Blockchain without Internet

We can't print enough paper notes for everyone who needs them. But nearly everyone has a phone (without internet). In order to reach a larger group of people across Kenya, Grassroots Economics has enabled feature phones with no internet, to have access to, trade and convert their blockchain-based tokens (Liquid Community Currencies (LCCs)) using the Bancor Protocol.

Community currencies came about as an integrative medium of exchange that would promote revitalization of the local economy and encourage community activities. Through the 1990s to 2000s community currencies emerged worldwide and to date hundreds of community currencies have been listed in the complementary currency Resource Center Worldwide.

According to research, the trade volume of Sarafu-Credit circulating in Kenya since 2010, covers approximately 12,500 out of 3 million people living in poverty. These (CCs) which reach users by being airdropped to business owners across different regions, have helped establish over 1200 local businesses, schools, farms and co-operatives like Miyani in Kwale county. They have also enabled households who live on less than a 100 shillings daily, afford at least one meal a day. But trading on paper meant that we could only have a limited reach.

A regional officer showing a trader how to use M-Sarafu.

How it works: A business owner receives community currencies from field officers (as a voucher for that users goods and services), who monitor and educate the traders on full use of the credits in order to develop their business and community. This creates a network of businesses that rely on each other, increasing circulation of goods and services within the community hence boosting the local economy even when there are no Kenyan Shillings in supply.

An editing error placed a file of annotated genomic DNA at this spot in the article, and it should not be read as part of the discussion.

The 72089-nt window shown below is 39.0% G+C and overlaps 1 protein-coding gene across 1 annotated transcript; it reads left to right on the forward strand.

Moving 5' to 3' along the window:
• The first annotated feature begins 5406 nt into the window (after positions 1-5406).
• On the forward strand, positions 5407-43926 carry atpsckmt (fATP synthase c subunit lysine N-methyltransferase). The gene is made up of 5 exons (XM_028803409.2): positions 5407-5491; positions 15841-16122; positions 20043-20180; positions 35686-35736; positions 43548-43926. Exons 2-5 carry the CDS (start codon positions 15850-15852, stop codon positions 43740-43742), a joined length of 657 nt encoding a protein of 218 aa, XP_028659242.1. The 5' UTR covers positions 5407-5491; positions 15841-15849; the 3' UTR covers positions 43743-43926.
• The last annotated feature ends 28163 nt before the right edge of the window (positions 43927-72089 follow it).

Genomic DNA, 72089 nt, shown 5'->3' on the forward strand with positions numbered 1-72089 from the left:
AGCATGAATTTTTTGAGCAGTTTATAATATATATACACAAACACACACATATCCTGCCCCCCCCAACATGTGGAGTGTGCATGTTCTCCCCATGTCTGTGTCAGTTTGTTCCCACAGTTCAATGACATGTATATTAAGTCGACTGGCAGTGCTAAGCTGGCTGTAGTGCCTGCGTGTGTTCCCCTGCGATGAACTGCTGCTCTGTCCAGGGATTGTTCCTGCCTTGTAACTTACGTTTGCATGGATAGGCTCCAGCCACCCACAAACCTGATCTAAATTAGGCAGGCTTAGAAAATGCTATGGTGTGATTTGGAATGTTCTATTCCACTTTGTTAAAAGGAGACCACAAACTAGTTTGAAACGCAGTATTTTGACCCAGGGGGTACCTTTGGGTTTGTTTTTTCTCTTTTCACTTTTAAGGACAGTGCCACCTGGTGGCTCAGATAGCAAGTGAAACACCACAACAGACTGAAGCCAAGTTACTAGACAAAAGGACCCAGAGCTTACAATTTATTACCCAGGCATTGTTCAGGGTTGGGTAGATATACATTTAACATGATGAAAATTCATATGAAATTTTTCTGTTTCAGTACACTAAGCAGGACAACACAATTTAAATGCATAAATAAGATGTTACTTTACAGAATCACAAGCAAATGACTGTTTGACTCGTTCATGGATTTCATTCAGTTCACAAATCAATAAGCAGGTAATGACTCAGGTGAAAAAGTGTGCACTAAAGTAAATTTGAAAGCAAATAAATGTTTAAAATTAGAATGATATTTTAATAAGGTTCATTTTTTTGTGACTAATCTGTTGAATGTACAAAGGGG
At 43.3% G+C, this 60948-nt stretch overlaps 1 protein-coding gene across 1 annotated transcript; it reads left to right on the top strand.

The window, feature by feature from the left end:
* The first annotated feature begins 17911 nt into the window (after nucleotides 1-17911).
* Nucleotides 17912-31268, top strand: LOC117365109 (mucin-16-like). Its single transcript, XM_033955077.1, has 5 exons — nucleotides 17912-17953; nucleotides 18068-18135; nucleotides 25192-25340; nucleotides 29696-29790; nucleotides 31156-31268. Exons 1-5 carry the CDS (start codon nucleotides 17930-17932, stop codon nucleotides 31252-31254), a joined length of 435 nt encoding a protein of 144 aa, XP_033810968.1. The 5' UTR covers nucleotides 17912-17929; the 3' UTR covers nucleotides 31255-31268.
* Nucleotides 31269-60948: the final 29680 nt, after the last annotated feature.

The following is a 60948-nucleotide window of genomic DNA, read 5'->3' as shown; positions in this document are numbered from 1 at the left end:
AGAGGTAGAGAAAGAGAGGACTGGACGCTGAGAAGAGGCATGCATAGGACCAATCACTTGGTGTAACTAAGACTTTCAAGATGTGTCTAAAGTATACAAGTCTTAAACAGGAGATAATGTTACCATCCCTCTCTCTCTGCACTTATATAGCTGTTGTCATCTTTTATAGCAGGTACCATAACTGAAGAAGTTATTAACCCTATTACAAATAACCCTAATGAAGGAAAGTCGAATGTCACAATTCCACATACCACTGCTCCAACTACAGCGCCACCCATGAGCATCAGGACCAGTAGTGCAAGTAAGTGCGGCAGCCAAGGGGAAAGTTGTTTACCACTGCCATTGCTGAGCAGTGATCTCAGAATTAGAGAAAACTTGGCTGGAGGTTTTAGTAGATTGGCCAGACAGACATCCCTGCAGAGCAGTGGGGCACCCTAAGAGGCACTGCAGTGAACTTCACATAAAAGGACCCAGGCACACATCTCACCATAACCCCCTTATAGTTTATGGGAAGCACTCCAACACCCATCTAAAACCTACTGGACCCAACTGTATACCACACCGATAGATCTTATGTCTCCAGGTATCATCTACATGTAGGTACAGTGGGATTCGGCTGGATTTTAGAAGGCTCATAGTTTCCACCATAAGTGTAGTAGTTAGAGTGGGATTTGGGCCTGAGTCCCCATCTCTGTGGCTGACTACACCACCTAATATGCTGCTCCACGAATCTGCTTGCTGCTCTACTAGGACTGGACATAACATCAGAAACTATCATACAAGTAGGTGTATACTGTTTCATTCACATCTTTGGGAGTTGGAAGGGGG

In order to scale and sustain this economic innovation, there needs to be a means of transaction that:

  • Is cost effective without the expense incurred in printing paper vouchers

  • does not limit the user geographically, hence encouraging trade among other businesses in neighboring communities (via Bancor Protocol),

  • can facilitate an increase in the amount of currency to at least offer 2 meals per day, compared to one as it is readily accessible,

  • Is cheap for the user without incurring the large transaction fees

  • and most importantly one that is both traceable (to measure SDG impacts) and scalable .

Grassroots Economics is pioneering the use of blockchain technology based on the Bancor protocol, which caters for communities at the Bottom-Of-The-Pyramid in Kenya.

Sarafu Network, it is a decentralized liquidity network that provides users with a simple, low cost way to buy and sell tokens directly through their wallets. This platform is the first of its kind to be USSD/SMS oriented which means that it is user friendly as it can be used on any phone without needing internet access. After every carried out transaction an SMS is sent to the user’s phone which acts as a statement of account showing the money sent/received and the balance remaining. The blockchain - this guarantees fast transactions, enabling users to easily monitor their daily transactions, sales and account information.

Furthermore, Sarafu connects digital currencies to each other across regions, with automated exchange rates based on productive capacity of the community.

The use of digital community currency is aimed at bridging the financial inclusion gap. As an easy method to develop and trade interest free forms of credit, it fosters economic development in marginalized communities, by addressing inflation and currency fluctuation in emerging markets. This curbs chronic poverty and food insecurity the contributing factors towards zero hunger, one of the SDGs enlisted by the UN.

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